Capturing the eerie remains of deserted office spaces, identities of phonesex operators, startling intensity of video gamers in action, and all manner of social fears, phobias and aspirations – Phillip Toledano is a wide-ranging artist known for posing at least as many questions as he answers through his absorbing photographic works. Wavering between a bare documentary approach and a flawlessly high-gloss, choreographed style, Toledano’s images can be intimately candid, exemplified by the ongoing ‘Days with my Father’ project, through to dramatic and fashion-photography inspired, evidenced by the arresting ‘Hope & Fear’ series.
“Each shot is part of an unfinished story – as though you’d accidentally picked up the phone and caught the middle of a conversation,” explains the endlessly entertaining Toledano, from his studio in New York. Describing his photographs as a “conscious and sub-conscious sandwich”, Toledano says he isn’t deliberately raising questions through his multi-faceted work, but rather presenting incomplete, ideally thought-provoking, ideas. “I like parts of stories rather than entire stories – they are somehow more intriguing to me. A lot of people ask me where I get my ideas from, and I really have no idea – Ideas are like gate-crashers, who knows how they arrive or from where,” Toledano considers. “The philosophy that drives me is ‘the unfinished question’. Since I was a kid I always wanted to say something of interest, to reveal something through what I created – I think I always wanted to affect or move people in some way.”
Growing up between England, where he was born, and Morocco, Toledano now based in New York, started experimenting with cameras as a child after convincing his parents of his photographic aptitude. “My parents bought me a camera when I was 10, once I proved I was really interested in photography,” Toledano remembers. “I was obsessed with Black and White photography, and shot a lot of film of buildings and abstract imagery with a little SLR. I wasn’t so interested in taking pictures of people unless there was a real context – that hasn’t changed.” After working as an Art Director at leading Advertising Agencies in the US for a decade, Toledano left the commercial world behind to pursue full time photography. With a number of published books of his photographs on sale at select retailers including the inimitable French super-boutique Colette, Toledano also consistently shoots for iconic publications including The New Yorker, The New York Times, Wallpaper, GQ, Interview Magazine and Esquire. While he is often commissioned to shoot fashion editorial, Toledano maintains he is principally interested in creating his own projects. “I think fashion photography can be amazing, but it often lacks context and strong ideas, and it’s centred around an assumed notion of beauty,” he reveals. “I’m not interested in beauty, I never have been – in fact, I think there’s too much beauty in the world.”
Equally disturbing and beautiful, Toledano’s “Hope & Fear” series is premised upon the “Internal fears and paranoia adrift in America”. Encroaching ears take over an upper body and most of a face, a man’s entire body is weighed down with multi-cultural babies, a mountain of breasts make up a woman’s torso, McDonalds wrapping finds alternate use as a Burqa, and Barbie legs by the hundreds envelop a woman’s original pins – these compelling visions make up a portion of a series Toledano describes as having, “So many possibilities. I’m interested in other people’s perceptions, in what people take away from the work”. No assumption is incorrect in the context of ‘Hope & Fear’, they are designed as much to incite a response as make a statement. “I’m a reductive photographer,” describes Toledano. “Sometimes I reduce the subject matter so much the works don’t even make sense anymore. In general I see myself as a documentary photographer – I’m reinterpreting and recording objects, people and moments in time.”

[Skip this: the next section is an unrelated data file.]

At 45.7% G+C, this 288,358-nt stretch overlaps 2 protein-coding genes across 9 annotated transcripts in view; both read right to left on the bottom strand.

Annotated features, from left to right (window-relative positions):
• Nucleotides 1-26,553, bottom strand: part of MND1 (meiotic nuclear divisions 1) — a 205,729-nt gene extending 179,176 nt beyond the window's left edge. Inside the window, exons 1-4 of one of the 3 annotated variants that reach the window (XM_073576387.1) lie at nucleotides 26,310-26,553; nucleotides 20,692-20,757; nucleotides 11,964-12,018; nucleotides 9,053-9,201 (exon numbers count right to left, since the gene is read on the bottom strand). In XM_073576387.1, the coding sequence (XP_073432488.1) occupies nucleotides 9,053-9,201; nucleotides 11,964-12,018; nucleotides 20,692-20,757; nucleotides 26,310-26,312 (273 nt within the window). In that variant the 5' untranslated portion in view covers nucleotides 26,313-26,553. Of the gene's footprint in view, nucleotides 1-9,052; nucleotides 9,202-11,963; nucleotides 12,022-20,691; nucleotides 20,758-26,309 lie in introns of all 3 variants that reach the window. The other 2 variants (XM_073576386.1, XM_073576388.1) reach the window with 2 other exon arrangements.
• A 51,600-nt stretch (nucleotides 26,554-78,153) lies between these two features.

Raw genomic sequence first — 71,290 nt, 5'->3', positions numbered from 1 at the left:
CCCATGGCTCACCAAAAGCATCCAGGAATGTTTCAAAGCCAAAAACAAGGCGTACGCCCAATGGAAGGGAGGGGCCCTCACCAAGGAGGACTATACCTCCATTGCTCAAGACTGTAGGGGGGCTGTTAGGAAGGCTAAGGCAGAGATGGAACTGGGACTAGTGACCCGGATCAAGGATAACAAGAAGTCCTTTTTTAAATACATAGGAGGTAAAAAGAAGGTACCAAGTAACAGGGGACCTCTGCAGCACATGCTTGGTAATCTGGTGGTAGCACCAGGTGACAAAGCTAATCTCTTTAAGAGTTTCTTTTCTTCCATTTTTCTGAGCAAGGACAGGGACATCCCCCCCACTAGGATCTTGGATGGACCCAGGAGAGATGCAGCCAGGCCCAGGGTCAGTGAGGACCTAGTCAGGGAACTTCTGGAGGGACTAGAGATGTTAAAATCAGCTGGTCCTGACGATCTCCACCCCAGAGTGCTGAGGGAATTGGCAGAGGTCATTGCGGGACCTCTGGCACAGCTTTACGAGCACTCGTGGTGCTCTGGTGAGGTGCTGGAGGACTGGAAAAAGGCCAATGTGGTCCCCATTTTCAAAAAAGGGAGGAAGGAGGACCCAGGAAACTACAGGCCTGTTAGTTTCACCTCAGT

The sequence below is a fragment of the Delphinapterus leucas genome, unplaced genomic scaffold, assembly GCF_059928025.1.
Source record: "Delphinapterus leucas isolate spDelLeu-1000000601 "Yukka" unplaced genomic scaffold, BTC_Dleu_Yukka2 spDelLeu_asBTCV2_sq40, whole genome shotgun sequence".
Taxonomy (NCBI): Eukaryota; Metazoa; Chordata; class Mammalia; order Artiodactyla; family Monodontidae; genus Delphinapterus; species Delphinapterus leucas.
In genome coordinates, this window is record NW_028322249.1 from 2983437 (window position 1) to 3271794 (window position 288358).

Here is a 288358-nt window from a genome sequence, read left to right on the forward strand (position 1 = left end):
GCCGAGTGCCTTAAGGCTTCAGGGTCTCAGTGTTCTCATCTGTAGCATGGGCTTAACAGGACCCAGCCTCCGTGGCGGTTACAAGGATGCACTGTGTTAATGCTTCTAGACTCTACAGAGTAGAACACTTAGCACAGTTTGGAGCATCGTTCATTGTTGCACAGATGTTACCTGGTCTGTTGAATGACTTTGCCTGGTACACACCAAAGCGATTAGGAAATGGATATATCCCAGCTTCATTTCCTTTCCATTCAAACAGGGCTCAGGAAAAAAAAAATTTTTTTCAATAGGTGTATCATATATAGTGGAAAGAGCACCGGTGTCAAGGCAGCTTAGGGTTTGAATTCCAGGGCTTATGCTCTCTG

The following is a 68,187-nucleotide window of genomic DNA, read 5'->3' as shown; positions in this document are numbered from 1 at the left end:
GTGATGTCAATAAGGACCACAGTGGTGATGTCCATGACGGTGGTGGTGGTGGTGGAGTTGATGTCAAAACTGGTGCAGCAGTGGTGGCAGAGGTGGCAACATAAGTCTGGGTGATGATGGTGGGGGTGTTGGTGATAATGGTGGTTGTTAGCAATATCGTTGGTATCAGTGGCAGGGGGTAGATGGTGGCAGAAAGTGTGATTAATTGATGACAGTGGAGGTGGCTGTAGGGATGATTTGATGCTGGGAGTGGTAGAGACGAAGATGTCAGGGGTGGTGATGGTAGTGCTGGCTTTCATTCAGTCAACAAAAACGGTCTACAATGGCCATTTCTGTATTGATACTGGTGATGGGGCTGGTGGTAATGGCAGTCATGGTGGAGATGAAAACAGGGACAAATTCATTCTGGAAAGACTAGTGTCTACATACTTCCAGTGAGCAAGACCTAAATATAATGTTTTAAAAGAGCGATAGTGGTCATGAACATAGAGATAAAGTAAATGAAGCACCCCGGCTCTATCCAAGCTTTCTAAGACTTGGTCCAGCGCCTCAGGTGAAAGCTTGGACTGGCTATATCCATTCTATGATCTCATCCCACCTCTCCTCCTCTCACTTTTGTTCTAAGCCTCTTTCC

Moved by sociology and politics, much of Toledano’s work revolves around the current state of the US. The series, ‘Bankrupt’, reveals the poignant remnants scattered throughout hastily vacated offices; while ‘America – The Gift Shop’, is a scathing attack on American foreign policy, immigration and aggressive military action realised as installation pieces including a large-scale inflatable Guantanamo Bay cell and an Abu Ghraib bobble-headed doll. “I don’t feel I will concentrate on Politics so much anymore,” says Toledano, who, along with the rest of the thinking Western world, felt a wave of optimism come over him post the American election. “With Obama as president now, things just seem to make sense. I was so enraged by what was happening throughout the Bush administration that I felt I had to respond to it in some way. The total nonsense is over, so now I will have to concentrate on other subjects.” Currently focusing on two documentary style projects, Toledano has begun a series on people who have undergone drastic plastic surgery, “It’s just such a huge thing in America, it’s fascinating,” he enthuses, as well as a series focusing on unpopular school children, “These kids really want a voice,” he says. Not one to be pinned down or easily deciphered, Phillip Toledano and his evolving practice can be relied upon to continue contemplating the increasingly complex “paranoia and desires” of contemporary society.